Stephanie-Lee Morgan ’04 beams with pride when a perplexed parent asks her, “What have you done to my child? My kid wants to do homework.”
Gabrielle Arenge ’14 has big dreams and lofty goals, and now, as a finalist for the Harry S. Truman Scholarship, she is one step closer to making it all a reality.
The Truman is a $30,000 federal scholarship for graduate school, awarded to college juniors with exceptional leadership potential who are committed to careers in public service. Arenge says she would use the scholarship to prepare herself “to incite a creative education revolution.”
Modern approaches to education and massive curriculum standardization efforts have stymied creative thought and alienated significant portions of the population, Arenge says.
“It is my goal and passion to advocate for and develop a system of education in which all people have the opportunity to uncover their creativity and potential for intellectual, personal, social and economic achievement,” she says.
Arenge understands that great potential – and even greater challenges – exist. Last summer, with a $10,000 grant from Davis Projects for Peace, she founded an art-based mentorship program in East Africa’s largest slum, Kibera. She describes the experience as equally terrifying and empowering, as she struggled to gain the respect and the trust of the people of Kibera. Despite initial challenges, mentor membership has doubled, the youth in the program show increased confidence and more than 70 organizations and artists and 1,500 Kibera residents participated in a culminating summer event. The program is now transitioning to a community-based organization.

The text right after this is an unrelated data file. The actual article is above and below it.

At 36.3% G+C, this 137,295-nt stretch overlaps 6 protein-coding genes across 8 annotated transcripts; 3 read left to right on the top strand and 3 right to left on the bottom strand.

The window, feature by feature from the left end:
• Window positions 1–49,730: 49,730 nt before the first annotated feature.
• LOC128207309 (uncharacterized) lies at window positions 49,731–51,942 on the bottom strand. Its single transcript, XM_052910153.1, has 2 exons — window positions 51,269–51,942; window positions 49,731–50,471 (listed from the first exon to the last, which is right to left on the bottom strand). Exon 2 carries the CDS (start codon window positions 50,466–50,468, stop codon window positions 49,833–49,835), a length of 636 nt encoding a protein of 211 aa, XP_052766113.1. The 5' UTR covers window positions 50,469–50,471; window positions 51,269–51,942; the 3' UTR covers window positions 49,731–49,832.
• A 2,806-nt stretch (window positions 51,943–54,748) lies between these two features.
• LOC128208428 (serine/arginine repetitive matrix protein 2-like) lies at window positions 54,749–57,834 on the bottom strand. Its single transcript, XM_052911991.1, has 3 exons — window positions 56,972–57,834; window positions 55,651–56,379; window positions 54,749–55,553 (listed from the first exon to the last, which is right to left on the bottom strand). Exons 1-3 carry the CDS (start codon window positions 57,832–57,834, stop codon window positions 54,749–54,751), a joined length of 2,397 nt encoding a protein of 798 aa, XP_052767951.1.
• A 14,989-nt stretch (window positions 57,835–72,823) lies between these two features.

Psychology professor Jefferson Singer says Arenge, a scholar in the College’s Holleran Center for Community Action and Public Policy, Big Sister mentor, tutor in the New London schools, women’s center volunteer, a cappella singer and student leader in the College’s current effort to reform general education, is one of the best multi-taskers he has ever met.
“She is a force of nature in her energy, social justice commitment and multiple talents,” he wrote in a letter recommending Arenge for the scholarship.
A psychology major and art minor from Columbus, N.J., Arenge is one of 199 finalists from 136 institutions. More than 600 students were nominated for this highly competitive scholarship, which will be awarded to 68 students this year. Arenge is Connecticut College's fourth finalist in five years.
The Truman Scholarship Foundation was established by Congress in 1975 as the federal memorial to the 33rd president of the United States of America. The foundation awards scholarships for college students to attend graduate school in preparation for careers in government or elsewhere in public service. The activities of the foundation are supported by a special trust fund in the U.S. Treasury.
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